The Scientific Polls
Polls fall into two categories—the unscientific polls and the scientific polls. The unscientific polls are more casual and offer less-than-reliable results. The scientific polls are more serious (based on thoughtful methodology) and provide more meaningful results.
The “scientific” part of scientific polls comes from techniques worked out to make them more reliable and representative for large societies.
It’s fairly easy to get the general consensus in a room of 300 people. Everybody raise a hand. With a nation of 300 million, it’s next to impossible without some science backing up your polling methods.
When people talk about scientific polls, they usually differentiate between a few types. The differences between these come from their timing, duration and intent or purpose behind them.
Benchmark Polls—These are the first polls you take in a campaign, or the first ones you really count. They’re the ones that establish a kind of baseline for future polling.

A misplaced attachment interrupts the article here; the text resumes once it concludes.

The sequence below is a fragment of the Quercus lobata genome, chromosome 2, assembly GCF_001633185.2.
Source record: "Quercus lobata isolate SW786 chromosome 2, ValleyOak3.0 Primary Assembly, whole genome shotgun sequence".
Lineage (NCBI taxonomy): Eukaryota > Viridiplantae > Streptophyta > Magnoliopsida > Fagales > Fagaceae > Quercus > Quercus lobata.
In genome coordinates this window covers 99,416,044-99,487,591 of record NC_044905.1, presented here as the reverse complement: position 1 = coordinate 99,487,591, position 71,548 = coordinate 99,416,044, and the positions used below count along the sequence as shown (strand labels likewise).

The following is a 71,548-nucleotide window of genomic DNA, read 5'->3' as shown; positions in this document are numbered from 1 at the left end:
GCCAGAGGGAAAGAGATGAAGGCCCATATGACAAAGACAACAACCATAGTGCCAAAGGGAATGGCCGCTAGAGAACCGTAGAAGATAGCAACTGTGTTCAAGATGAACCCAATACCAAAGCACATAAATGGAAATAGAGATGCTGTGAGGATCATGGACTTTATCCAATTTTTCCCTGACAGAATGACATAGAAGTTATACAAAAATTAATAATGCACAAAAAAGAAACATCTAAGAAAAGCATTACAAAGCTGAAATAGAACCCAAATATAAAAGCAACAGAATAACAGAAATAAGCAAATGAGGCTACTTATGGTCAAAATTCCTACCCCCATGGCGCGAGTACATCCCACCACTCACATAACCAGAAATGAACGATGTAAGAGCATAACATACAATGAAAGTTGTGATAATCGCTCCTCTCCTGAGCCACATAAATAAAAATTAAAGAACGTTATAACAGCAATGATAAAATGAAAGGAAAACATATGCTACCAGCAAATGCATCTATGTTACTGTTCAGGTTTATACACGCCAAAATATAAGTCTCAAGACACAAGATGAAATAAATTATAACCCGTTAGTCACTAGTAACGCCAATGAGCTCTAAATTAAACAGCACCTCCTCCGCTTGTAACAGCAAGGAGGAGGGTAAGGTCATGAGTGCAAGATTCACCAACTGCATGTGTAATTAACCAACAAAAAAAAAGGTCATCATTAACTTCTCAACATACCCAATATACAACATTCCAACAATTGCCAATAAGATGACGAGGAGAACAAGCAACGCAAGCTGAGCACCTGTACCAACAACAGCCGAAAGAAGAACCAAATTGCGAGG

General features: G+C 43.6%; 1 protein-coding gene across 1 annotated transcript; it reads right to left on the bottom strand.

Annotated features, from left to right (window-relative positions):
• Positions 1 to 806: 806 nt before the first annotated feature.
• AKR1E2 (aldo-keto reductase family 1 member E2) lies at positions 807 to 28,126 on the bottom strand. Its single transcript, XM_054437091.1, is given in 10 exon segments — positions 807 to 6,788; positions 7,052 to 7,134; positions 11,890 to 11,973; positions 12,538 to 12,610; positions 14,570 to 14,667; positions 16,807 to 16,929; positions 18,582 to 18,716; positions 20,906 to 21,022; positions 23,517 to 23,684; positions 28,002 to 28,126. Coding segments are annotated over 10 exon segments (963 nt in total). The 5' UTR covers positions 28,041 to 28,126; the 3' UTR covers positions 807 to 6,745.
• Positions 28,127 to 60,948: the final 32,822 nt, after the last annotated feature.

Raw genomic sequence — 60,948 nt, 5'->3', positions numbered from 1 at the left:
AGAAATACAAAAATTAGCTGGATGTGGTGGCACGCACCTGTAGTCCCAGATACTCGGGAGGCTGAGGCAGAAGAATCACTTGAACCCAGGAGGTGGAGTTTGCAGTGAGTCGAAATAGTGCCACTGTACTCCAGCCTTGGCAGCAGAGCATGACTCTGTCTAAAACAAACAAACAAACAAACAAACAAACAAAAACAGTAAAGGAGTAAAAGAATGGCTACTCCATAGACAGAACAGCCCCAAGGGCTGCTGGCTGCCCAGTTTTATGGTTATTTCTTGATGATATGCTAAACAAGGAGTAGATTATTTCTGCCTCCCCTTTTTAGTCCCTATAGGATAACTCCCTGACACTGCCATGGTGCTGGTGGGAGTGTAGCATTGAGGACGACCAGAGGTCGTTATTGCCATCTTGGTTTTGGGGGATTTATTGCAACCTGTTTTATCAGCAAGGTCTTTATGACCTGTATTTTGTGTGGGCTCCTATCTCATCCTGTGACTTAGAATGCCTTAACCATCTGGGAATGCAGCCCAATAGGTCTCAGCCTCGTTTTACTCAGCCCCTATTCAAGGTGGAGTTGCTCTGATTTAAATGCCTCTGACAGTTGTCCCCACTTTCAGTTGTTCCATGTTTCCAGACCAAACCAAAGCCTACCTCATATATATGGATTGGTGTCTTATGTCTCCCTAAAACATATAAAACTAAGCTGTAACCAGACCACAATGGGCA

Politicians will do benchmark polls at the beginning of political campaigns to see how familiar they are to the public, where they stand in relation to other candidates and how the public feels about them or their political ideas.
Brushfire Polls—These are the little tester polls that you use to see how things are progressing and to test new ideas or directions on the public. Politicians will use brushfire polls to figure out how their public feels about elements of their agenda or new ideas or directions.
Tracking Polls—These are the ones you use to track trends over time. You might use the same poll weekly, monthly or yearly to establish a trend on a certain topic, likely in the same demographic.
Politicians will use tracking polls as major guidelines for their campaigns, constantly tweaking their campaigns based on how their voting public perceives them, as evidenced in the tracking polls.
Push Polls—These are the ones that take an active role in things. Push polls are political tools—politicians use them not to learn what the public is thinking, but to influence it.